A Drummond-area ranching family has won a $730,000 judgment against the state of Montana after a jury agreed that backfires set during the 2000 Ryan Gulch fire negligently ruined much of their ranch.

“I hope it will make the state think twice about these operations,” attorney Quentin Rhoades said after the Granite County jury delivered its verdict on Wednesday. Rhoades represented Fred and Joan Weaver and their daughter, Vickie Weaver.

Although the state was the defendant, much of the fire crew came from Florida and elsewhere in the Southeast under a federal interagency management team. Rhoades said the evidence indicated the crew appeared unaccustomed to working in windy mountainous terrain.

The state’s attorney, Robert Sheridan, was not available for comment on Thursday. Department of Natural Resources and Conservation spokeswoman Paula Short said the agency could not respond to ongoing litigation.

Witnesses at the scene reported firefighters setting “backfires,” where one blaze is used to divert or control another. They are different from “burnouts,” where firefighters ignite the green foliage between their defensive fire line and the flame front to deprive a forest fire of fuel.

Rhoades said the state failed to keep many documents that purportedly explained the decisions to use backfires at Ryan Gulch.

“The state said we saved structures, the power line, the highway and the railroad with backfires,” Rhoades said. “Our argument was it would have been a lot easier to save that stuff if you hadn’t gone around lighting fires everywhere. They said they had plans to light fires eight or nine days in row, but that was the documentation that was missing. The jurors found that particularly troubling.”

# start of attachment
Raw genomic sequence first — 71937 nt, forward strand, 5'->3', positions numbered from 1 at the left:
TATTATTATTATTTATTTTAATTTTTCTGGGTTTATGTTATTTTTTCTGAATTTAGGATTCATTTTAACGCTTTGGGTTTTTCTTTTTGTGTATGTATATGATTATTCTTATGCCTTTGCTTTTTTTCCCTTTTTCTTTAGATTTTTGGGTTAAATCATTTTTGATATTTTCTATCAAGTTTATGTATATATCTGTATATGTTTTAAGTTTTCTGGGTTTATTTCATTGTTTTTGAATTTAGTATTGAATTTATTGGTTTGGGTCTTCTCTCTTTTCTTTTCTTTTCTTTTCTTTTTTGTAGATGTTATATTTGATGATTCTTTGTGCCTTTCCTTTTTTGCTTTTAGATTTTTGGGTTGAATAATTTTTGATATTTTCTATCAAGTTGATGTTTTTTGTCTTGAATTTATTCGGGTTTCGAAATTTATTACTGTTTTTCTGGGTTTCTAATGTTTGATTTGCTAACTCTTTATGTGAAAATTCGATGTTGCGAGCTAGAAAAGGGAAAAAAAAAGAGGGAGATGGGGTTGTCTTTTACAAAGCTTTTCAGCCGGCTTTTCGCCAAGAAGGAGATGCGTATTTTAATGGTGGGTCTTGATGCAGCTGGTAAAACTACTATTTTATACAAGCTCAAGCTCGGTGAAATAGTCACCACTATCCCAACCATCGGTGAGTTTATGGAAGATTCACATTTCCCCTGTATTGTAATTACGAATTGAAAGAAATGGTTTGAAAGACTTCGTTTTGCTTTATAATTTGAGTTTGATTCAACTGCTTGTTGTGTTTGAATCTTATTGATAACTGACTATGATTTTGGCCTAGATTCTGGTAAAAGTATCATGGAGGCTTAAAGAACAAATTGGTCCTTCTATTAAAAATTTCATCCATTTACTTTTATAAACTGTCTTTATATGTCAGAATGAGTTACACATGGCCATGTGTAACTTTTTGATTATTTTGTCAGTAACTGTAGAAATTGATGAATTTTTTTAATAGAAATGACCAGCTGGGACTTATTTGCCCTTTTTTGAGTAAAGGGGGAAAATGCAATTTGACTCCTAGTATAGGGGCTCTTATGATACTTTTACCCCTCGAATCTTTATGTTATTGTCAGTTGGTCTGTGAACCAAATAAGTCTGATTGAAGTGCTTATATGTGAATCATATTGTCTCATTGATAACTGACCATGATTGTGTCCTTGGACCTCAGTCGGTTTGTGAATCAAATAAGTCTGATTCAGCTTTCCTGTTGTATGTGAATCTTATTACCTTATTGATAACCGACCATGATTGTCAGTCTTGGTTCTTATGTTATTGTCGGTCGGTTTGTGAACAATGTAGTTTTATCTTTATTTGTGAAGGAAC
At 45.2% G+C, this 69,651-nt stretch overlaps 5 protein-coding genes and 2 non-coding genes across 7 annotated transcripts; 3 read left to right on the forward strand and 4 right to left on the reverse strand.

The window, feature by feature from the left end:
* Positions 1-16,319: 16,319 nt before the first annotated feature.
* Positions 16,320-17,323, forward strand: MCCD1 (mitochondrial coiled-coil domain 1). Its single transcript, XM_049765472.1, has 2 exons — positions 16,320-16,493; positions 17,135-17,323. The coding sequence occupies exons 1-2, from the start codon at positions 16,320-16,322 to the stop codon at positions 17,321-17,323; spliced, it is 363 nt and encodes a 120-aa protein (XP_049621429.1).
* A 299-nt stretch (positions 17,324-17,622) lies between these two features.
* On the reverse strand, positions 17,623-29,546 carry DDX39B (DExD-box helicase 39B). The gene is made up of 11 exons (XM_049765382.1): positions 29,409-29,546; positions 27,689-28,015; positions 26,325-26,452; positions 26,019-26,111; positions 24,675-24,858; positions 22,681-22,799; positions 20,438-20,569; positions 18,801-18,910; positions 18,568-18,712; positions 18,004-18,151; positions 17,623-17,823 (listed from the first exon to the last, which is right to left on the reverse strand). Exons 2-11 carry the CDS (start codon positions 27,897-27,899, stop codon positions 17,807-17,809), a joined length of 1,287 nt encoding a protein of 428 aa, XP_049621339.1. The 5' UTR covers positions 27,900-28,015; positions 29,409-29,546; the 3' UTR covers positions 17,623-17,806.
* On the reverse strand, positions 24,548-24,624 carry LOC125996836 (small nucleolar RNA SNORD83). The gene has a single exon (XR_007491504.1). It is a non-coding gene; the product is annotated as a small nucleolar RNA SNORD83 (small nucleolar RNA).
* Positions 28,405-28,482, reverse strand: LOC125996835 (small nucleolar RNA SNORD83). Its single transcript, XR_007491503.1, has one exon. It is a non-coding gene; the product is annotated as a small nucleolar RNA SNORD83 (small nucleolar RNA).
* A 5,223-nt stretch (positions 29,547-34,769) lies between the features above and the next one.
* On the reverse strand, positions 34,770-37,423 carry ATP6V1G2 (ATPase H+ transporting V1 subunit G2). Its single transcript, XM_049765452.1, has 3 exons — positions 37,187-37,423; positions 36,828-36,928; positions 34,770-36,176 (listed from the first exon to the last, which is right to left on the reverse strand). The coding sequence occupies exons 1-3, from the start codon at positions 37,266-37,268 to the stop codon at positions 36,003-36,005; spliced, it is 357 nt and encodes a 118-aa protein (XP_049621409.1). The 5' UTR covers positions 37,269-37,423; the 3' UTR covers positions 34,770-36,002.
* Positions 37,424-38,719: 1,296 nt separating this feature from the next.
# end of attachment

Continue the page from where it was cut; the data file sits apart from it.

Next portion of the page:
The Ryan Gulch fire was one of dozens raging through August 2000. At the time, bigger blazes threatening homes and communities in the Bitterroot Valley had priority for firefighters and equipment. Ryan Gulch blackened 2,000 acres on its first day, and went on to blacken about 27 square miles in the mountains and pastures around Drummond.

That included 900 acres belonging to the Weavers. In 2000, Fred Weaver protested at community meetings that fire crews ruined much of his range and the safety zones for his cattle with backfires.

He filed suit against the state in 2003, but the case did not progress for nearly seven years. It finally came to an eight-day trial before Granite County District Judge Ray Dayton in Philipsburg that concluded on Wednesday.

Rhoades said the jury deliberated for about four hours before returning its verdict. Although the ranch allegedly incurred $1.4 million in damage from the fire, the jury awarded the Weavers $150,000 for loss of timber, $200,000 for rehabilitation of pasture land, and the balance for mental suffering and anguish of seeing their ranch threatened by the fire.

“I believe this outcome is unprecedented in Montana history,” Rhoades said. “I don’t think there’s been a verdict against the state for negligent forest firefighting. There haven’t been many verdicts on that anywhere.”

Reporter Rob Chaney can be reached at 523-5382 or at rchaney@missoulian.com.

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